Friday, February 25, 2011

Carolina Winds Blowing In From The Caribean: Part 1 Charlestowne Landing

When I think of the Caribbean I picture lush flowering tropical foliage, palm trees, water, warm breezes, pastel colored buildings, and life that is slow and easy. Throw in an ample supply of mopeds on narrow streets, sultry summer afternoon thundershowers, and umbrella drinks to complete the picture and you have another day in paradise.

This description of a seaside village in the Carribean also comes to life with a walk along the Battery or up and down the streets of the "Walled City" of Charleston. You can see the Caribbean influence in the government, the architecture and colors of homes and buildings, the arts and music and of course the dialect and language.

An examination of the history of Charleston suggests that the connection between the Caribbean and the Lowcountry is not merely a coincidence or an image created by designers and those in the tourism industry. As most of the readers of this blog can tell I am a bit of a history novice, in other words, I am intrigued by the past but can't call myself a historian since I just don't seem to have the recall ability for it. But I do believe that in order to fully appreciate contemporary times we must have an understanding of where those before us have stood. In that vain, to fully appreciate the wonderful place where I live, Charleston, it is helpful to re-visit the roots of modern day Chucktown. A great place to start is the Historic Charlestowne Landing Site located near present-day Charleston on a small peninsula secluded and surrounded by marshland. It is the location where the first European settlement in the Carolina Province was established in 1670.

There is a wealth of history available in Charleston, the city is a living museum of history. Charlestowne Landing has not been a location that I have ever taken any of our "vacation land" guests to explore. In a city of romantic history with such great historic Civil and Revolutionary War Venues there is a lot to choose from when planning a day of history for our guests. I guess at first glance Charlestowne Landing just isn't quite as sexy as a boat tour of Fort Sumter or a carriage ride past a house where George Washington once slept. After visiting Charlestowne Landing on on my own, boy was I ever wrong. After a day of meandering the grounds of this historic site I do have a much better understanding of why it's not accidental that Charleston has a Caribbean Flair A quick review of the history books, including my favorite Charleston! Charleston! The History Of A Southern City by Walter J. Fraser provides a superb explaination for the Caribbean Influence here in the Lowcountry. And that explaination, which we will fully examine in a future blog, has it's genesis at the site of Charlestowne Landing.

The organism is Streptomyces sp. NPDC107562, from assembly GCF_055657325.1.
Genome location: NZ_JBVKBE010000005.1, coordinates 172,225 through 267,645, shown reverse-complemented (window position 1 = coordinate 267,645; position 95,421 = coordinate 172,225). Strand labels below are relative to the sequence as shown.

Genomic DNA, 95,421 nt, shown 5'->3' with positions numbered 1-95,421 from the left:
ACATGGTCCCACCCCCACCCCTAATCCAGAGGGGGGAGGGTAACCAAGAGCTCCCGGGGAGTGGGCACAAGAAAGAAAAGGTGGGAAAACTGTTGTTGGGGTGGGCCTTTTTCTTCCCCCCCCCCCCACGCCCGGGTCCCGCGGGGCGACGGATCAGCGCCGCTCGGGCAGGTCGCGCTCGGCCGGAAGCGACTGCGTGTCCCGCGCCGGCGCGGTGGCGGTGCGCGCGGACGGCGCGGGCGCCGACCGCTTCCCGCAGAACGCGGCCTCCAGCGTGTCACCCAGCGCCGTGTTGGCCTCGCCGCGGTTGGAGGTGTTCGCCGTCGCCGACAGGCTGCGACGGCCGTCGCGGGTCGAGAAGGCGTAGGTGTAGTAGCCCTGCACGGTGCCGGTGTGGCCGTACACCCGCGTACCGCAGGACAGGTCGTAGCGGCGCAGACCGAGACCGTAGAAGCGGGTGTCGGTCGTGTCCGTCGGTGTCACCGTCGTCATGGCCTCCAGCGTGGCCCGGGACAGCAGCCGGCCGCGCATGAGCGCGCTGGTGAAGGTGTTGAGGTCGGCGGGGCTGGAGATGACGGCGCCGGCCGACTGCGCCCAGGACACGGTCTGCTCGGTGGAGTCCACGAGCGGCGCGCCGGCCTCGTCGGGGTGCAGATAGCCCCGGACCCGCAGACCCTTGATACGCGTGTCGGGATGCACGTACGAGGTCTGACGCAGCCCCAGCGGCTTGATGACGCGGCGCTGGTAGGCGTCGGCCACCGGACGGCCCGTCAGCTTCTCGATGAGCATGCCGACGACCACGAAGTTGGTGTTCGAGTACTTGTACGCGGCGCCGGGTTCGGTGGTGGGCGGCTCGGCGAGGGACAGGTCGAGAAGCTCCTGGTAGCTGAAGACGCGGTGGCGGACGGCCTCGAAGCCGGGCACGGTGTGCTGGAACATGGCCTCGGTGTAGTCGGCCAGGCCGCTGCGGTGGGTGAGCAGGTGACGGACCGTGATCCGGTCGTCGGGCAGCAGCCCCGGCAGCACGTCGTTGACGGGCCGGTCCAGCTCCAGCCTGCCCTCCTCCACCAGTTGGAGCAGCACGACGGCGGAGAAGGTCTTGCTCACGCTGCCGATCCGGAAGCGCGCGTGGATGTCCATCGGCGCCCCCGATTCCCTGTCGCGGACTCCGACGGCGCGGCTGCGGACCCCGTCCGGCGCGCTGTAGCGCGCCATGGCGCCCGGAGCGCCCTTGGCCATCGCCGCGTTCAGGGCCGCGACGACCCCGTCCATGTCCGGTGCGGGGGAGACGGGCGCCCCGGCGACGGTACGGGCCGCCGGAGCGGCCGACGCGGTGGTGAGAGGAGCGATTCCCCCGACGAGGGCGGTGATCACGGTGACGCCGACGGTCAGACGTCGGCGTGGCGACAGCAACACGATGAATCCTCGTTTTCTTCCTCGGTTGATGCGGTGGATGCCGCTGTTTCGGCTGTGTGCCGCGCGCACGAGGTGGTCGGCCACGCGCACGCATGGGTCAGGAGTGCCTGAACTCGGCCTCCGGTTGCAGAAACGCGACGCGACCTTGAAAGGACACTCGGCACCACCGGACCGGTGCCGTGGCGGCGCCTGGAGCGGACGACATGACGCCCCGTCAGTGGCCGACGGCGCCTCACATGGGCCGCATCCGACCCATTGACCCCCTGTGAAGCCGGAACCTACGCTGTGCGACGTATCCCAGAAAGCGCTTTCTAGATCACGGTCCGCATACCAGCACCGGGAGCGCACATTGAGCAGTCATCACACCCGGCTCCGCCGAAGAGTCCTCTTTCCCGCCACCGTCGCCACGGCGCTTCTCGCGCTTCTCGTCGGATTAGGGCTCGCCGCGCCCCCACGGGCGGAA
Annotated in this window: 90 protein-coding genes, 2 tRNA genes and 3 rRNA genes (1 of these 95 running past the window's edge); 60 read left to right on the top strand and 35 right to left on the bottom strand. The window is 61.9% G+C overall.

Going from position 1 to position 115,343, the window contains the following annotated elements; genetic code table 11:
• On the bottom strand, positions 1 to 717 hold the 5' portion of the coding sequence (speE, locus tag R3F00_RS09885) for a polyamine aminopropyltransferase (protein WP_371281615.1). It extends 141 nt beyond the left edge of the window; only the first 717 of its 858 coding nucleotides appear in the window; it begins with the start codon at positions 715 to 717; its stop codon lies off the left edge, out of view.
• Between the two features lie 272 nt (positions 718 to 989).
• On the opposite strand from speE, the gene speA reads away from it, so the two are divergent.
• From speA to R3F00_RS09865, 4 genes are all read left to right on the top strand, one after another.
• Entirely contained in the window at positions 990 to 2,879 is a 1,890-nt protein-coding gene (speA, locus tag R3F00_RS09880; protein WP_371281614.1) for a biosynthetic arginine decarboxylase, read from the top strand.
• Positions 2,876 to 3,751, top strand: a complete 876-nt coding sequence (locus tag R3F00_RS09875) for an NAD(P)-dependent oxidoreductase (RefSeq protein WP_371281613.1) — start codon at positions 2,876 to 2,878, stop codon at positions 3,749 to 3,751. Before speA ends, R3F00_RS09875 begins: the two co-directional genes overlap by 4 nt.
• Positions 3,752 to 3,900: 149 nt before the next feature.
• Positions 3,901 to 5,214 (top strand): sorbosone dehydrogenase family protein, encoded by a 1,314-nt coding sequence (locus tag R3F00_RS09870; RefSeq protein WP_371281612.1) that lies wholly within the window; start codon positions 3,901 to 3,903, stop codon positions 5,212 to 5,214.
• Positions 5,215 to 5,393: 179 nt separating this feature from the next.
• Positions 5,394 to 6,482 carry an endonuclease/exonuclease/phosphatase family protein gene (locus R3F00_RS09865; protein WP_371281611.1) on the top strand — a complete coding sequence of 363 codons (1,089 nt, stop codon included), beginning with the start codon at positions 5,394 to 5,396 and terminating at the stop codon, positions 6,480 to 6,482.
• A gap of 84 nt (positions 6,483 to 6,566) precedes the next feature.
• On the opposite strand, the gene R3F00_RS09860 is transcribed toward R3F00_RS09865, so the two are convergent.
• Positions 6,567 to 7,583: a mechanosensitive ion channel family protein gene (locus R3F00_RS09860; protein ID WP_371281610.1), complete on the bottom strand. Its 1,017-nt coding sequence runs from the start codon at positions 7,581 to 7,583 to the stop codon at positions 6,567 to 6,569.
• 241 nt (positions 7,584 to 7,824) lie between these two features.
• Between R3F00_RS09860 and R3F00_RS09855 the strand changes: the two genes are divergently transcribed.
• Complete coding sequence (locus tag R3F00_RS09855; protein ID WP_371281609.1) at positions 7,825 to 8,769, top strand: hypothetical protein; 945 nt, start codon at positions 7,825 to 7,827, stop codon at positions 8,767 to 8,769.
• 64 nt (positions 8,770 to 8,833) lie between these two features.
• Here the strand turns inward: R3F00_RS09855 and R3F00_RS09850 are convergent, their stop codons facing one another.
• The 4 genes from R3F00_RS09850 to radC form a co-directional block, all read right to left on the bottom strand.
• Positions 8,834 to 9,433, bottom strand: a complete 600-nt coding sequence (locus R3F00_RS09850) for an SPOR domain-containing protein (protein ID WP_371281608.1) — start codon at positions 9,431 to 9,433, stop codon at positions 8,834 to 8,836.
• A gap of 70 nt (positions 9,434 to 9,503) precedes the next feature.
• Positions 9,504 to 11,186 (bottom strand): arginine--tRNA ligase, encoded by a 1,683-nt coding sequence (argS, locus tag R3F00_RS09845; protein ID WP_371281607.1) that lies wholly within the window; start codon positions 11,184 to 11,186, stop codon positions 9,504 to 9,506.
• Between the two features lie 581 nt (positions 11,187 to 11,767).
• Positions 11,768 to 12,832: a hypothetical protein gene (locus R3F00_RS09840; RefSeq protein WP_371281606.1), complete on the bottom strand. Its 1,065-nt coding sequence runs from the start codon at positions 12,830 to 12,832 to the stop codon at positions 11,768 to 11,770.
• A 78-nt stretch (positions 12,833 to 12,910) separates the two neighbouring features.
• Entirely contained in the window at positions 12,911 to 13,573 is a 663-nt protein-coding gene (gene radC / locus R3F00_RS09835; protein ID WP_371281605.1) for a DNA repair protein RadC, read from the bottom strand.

I couldn't have been anymore surprised with Charlestowne Landing, in a word, WOW! What a facility, located just an oyster shells throw from the exit off of I-26 you are virtually transported back hundreds of years as you pass through the park entrance on a lane that winds through a wonderland of South Carolina Lowcountry forest and marsh.

The physical plant of the park is modern, re-built in 2006 and the experience is so interactive that you forget that it is historic. Some of the highlights that most impressed me were the twelve-room museum of living history in the main park building, complete with a digital archaeological dig site that permits you to "get your hands dirty" and dig into the past a little bit. I strongly suggest the MP3 audio tour option for exploring the acres of history, it's like having a private guide, only better because you can browse the park grounds at your leisure. And believe me, there is a lot to browse.

The park is really multi-faceted, through clever design and integration, a visit to the park includes a zoo experience with the rather impressive natural habitat zoo complete with puma, bear, shore birds, elk and bison. Also, the grounds are home to one of the most distinctive plantation style homes of Charleston, the Legare-Waring house, with it's 1000 foot live oak alley of trees leading up to the entrance the beautiful home has the distinction of being one of Charlestons premier sites for weddings and formal gatherings.

But the un-mistakable focus of Charlestowne Landing's historic significance is being the site of the European Settlement that became present day Charleston, South Carolina. And after spending the better part of the day, not only exploring history, but actually re-walking the steps of those European, Barbadian and West African settlers, I now understand the culture and Caribbean Influence that helped to make Charleston such a wonderful place to live and visit, but for now, I will have to promise you that in Part 2 of this series.

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